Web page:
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Lesson Plans


Re: Finished! Finally!...bulletin board idea


From: Buerkle, Jennifer (buerklej.fl.us)
Date: Thu Jul 13 2000 - 07:59:06 PDT

  • Next message: maryannkohl: "Re: bulletin board idea"

    I have a neat technique for filling a really large board and teaching gridding
    to kids as young as 3rd grade. You get color copies of two colorful (helps if
    it is kind of hard edge) prints. You cut one up in grid blocks. You can
    either label the back of each piece or not..if you don't, it is more like a
    puzzle. You give each child a square piece of blank white tagboard (or any
    heavy paper) and have them copy their piece. It is up to you whether you ask
    them to duplicate the colors or not. (If they don't, it looks interesting..
    kind of op art-ish). I have found it helpful to have them divide their little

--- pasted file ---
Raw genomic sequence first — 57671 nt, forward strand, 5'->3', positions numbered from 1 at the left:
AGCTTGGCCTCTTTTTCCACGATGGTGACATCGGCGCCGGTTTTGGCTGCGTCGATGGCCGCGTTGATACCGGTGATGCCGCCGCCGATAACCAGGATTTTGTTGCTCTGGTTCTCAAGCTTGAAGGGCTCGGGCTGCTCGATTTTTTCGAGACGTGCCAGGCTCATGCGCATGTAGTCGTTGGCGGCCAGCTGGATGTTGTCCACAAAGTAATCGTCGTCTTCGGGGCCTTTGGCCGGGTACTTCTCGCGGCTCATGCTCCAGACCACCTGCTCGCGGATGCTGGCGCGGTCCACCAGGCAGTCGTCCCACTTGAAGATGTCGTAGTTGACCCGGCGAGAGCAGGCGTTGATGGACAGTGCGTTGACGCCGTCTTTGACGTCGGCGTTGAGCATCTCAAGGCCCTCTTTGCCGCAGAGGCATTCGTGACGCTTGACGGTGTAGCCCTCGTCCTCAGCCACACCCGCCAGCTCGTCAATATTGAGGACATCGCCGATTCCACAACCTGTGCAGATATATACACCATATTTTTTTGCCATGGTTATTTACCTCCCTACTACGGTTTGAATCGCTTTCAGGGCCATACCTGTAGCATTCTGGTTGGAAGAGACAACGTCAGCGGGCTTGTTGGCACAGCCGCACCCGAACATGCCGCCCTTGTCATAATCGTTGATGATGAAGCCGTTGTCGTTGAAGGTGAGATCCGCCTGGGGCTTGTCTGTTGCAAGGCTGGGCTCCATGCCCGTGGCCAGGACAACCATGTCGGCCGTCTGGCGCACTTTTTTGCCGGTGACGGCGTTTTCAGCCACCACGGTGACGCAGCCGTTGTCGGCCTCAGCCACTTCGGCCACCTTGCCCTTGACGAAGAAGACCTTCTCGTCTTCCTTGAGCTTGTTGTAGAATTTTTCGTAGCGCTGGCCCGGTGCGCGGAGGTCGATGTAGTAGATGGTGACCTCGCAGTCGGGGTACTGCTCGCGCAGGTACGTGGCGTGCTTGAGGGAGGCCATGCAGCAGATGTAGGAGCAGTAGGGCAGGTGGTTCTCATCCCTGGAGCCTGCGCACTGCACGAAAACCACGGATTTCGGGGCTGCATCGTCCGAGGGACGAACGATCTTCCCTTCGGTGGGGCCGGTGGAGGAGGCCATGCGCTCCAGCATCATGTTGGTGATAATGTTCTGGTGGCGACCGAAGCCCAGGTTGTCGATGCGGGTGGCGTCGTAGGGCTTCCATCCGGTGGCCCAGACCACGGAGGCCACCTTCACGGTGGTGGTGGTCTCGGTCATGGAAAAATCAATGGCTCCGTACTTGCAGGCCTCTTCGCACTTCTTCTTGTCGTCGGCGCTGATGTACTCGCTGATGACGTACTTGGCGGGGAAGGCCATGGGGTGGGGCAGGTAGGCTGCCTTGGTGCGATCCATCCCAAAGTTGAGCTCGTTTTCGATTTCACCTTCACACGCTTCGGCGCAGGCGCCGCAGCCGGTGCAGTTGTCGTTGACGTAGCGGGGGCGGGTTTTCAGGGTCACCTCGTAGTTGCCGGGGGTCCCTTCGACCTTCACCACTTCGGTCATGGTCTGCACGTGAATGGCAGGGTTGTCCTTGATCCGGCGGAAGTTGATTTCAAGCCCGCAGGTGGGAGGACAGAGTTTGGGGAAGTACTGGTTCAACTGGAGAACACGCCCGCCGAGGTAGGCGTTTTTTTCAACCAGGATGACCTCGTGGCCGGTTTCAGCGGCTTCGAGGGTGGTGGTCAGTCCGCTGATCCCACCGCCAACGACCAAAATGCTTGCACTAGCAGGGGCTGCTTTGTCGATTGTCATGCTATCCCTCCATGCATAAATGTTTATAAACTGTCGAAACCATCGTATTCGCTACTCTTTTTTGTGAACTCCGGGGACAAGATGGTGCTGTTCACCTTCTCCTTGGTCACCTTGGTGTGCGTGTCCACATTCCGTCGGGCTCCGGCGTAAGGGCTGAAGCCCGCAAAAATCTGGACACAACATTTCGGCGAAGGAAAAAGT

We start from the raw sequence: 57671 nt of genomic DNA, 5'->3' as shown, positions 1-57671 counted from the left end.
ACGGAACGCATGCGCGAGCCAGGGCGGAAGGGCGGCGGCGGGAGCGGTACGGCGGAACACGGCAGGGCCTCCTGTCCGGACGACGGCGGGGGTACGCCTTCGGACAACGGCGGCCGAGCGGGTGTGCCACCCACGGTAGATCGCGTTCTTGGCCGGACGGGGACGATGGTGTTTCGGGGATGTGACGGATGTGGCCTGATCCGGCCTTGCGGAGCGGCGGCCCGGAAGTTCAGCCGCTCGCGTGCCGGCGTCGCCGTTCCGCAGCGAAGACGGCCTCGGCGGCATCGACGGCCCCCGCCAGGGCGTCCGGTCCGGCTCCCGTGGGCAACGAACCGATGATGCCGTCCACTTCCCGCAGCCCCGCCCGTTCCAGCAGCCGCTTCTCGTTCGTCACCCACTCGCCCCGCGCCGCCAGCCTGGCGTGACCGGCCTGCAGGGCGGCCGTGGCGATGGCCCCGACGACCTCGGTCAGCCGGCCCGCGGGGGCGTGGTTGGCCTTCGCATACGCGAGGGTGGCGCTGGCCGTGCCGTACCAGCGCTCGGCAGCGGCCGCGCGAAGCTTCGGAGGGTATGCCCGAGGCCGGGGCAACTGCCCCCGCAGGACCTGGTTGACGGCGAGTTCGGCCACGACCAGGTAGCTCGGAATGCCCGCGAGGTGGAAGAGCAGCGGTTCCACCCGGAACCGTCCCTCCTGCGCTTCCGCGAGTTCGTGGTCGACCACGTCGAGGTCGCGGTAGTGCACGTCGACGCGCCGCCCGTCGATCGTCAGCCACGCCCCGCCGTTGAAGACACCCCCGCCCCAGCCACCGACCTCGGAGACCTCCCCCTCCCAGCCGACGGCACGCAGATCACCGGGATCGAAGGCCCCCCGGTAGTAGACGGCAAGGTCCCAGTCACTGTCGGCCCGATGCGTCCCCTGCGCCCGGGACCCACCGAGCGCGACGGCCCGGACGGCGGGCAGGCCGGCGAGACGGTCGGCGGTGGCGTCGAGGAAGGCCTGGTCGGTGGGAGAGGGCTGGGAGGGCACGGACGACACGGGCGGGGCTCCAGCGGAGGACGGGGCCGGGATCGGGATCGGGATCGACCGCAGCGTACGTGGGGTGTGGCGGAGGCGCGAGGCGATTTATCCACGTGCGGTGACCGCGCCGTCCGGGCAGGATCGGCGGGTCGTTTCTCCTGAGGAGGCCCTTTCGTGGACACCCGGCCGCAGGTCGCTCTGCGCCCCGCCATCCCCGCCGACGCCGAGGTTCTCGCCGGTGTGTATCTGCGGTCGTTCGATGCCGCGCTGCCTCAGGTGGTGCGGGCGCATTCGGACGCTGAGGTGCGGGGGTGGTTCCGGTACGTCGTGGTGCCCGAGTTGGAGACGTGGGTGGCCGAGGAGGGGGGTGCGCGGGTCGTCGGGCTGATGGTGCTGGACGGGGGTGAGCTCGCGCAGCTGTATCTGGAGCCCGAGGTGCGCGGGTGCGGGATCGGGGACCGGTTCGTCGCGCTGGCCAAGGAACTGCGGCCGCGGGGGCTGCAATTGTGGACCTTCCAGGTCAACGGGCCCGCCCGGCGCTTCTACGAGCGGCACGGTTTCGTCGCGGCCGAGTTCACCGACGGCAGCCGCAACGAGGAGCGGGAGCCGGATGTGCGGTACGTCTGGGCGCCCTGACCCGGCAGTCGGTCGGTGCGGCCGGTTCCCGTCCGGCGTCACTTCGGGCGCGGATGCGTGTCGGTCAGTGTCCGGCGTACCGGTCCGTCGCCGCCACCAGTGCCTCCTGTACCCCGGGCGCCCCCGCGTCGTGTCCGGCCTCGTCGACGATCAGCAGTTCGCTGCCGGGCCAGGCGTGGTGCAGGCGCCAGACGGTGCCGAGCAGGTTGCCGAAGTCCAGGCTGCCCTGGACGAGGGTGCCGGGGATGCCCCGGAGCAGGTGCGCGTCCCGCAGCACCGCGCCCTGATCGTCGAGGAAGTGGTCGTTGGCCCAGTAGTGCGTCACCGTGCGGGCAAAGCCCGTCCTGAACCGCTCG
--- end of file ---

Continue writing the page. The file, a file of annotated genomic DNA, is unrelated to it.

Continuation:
square into quadrants, and their correspondingly larger square into quadrants,
    as well. (It is also helpful to laminate the print you are going to cut up.)
    In order for them to make sure lines meet, etc., they will have to coordinate
    a bit with their grid neighbors. I usually use nice, fresh markers for this
    one, although paint would do, as well, or oil pastels. When they are done,
    you have a very large print and a real eye catcher. The most successful one I
    ever did was Picasso's Girl in Red Hat (I think that's the title.) Another
    was a Matisse paper collage. Obviously, with a long space to cover rather
    than tall (my boards are floor to ceiling) you'll want to go with a horizontal
    print.

    Jen

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